Monash School of Arts and Social Sciences Seminar Series (Invited Speaker)

Seminar Series (No.3, 2013)

“Regional Cooperation, Patronage, and the ASEAN Agreement on Transboundary Haze Pollution”

Speaker: Dr. Helena Varkkey
Date: 27 August 2013, Tuesday
Time: 12.00pm-1.00pm
Venue: SASS Meeting Room 2-6-41 (Building 2, Level 6, No. 41)
Contact persons: Lee Kah Siong (Logistics) and Dr. Marco Buente (Academic matters)

Speaker’s profile:
Helena Varkkey is a Senior Lecturer at the Department of International and Strategic Studies, University of Malaya. She recently completed her PhD from the University of Sydney, on the topic of the political economy of palm oil in the Southeast Asian region, focusing on the link between patronage and transboundary haze. Her current research interests include environmental politics and the political economy of agribusiness in the region.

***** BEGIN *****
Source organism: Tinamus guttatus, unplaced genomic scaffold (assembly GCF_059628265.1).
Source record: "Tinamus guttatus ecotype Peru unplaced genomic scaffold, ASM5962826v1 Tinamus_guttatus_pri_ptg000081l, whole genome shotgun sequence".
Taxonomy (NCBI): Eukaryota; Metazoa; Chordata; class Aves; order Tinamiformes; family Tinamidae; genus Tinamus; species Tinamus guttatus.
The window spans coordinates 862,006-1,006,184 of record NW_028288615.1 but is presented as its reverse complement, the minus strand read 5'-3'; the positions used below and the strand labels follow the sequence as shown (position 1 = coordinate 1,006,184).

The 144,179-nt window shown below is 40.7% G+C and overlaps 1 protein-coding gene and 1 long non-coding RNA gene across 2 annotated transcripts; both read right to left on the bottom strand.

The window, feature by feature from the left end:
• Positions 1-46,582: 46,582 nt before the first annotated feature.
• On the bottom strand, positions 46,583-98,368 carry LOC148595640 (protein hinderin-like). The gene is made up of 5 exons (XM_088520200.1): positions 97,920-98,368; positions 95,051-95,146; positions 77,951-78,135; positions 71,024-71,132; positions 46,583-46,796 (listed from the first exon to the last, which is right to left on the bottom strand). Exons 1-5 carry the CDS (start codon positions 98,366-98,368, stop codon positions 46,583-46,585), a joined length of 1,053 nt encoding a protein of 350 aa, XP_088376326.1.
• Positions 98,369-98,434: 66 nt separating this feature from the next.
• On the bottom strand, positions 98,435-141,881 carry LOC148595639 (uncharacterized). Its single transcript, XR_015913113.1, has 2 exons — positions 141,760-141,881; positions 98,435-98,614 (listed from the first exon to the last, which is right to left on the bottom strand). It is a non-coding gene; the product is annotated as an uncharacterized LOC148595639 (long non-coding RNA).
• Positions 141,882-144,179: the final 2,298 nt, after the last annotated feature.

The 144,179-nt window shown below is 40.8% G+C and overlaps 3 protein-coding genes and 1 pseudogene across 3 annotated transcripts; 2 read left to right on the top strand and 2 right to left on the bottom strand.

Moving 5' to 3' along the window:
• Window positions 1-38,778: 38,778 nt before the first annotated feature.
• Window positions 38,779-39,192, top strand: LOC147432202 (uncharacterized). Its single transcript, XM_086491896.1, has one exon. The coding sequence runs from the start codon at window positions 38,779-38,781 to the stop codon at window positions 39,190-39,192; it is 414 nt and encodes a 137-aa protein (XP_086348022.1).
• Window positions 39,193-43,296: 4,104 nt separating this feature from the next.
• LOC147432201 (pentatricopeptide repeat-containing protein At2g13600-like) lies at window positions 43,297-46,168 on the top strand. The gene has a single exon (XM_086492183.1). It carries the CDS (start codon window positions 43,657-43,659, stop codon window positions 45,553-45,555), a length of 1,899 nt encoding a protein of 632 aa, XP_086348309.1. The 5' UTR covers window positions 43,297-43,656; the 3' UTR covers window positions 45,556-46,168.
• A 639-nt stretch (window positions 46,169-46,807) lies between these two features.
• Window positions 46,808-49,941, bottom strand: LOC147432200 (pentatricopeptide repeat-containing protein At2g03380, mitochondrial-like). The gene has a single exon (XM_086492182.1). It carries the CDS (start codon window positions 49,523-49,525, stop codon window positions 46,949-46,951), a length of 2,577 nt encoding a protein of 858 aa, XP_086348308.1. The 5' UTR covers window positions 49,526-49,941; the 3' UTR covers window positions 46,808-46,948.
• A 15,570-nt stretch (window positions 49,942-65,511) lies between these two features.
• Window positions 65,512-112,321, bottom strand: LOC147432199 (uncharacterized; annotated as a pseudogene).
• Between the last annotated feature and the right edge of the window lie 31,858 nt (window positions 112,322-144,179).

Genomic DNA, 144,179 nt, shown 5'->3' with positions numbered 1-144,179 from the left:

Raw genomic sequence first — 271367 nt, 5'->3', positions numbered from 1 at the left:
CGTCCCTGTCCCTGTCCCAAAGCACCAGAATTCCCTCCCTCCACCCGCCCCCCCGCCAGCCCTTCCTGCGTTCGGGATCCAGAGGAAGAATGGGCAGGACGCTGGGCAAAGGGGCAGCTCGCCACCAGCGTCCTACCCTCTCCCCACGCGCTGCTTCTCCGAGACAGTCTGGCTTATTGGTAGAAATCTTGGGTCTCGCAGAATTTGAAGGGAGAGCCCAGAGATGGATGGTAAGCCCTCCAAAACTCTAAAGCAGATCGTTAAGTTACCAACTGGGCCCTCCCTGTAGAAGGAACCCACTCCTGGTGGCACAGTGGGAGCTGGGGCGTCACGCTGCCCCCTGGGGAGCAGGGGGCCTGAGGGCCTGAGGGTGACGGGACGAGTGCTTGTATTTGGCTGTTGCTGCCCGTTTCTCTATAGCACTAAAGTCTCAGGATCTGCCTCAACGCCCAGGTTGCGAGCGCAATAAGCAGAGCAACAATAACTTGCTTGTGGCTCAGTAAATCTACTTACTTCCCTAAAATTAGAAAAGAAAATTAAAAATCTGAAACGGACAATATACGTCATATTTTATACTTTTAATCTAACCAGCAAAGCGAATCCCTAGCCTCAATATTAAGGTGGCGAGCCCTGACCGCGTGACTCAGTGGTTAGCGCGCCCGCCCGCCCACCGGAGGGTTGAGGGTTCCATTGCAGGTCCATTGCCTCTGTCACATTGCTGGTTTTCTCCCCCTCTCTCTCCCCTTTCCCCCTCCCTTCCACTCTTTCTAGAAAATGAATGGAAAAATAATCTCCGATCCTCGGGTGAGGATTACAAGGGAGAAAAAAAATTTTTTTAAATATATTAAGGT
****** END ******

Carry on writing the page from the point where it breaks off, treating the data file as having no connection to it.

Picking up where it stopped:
Transboundary haze pollution is an almost annual occurrence in Southeast Asia. Haze originates from peat and forest fires mostly in Indonesia, with Malaysia and Singapore suffering the worst of its effects.Most of these fires are man-made and linked to land-clearing activities of local and foreign commercial oil palm plantations. The regional nature of the haze has resulted in a concentration of haze mitigation activities at the Association of Southeast Asian Nations (ASEAN) level. However, these initiatives continually fail to effectively mitigate haze. I argue that this failure is due to the influence of patronage politics in the sector, which is linked to the ASEAN style of regional engagement that prioritizes the maintenance of national sovereignty. States are compelled to act in their national interests, as opposed to the collective regional interests. The economic importance of the oil palm sector to the states involved, coupledwith the political importance of the clients populating this sector to elite patrons in the governments, meant that the maintenance of the status quo, where clients could continue to clear land using fire, was of crucial national interest. Therefore, the ASEAN style of regional engagement has enabled political elites to shape ASEAN initiatives to preserve the interests of their clients, while the public continue to suffer the haze. I demonstrate this through a close analysis of the negotiations, outcomes and the implementation of the ASEAN Agreement on Transboundary Haze Pollution, with a special focus on Indonesia’s continued delay in ratifying the treaty.

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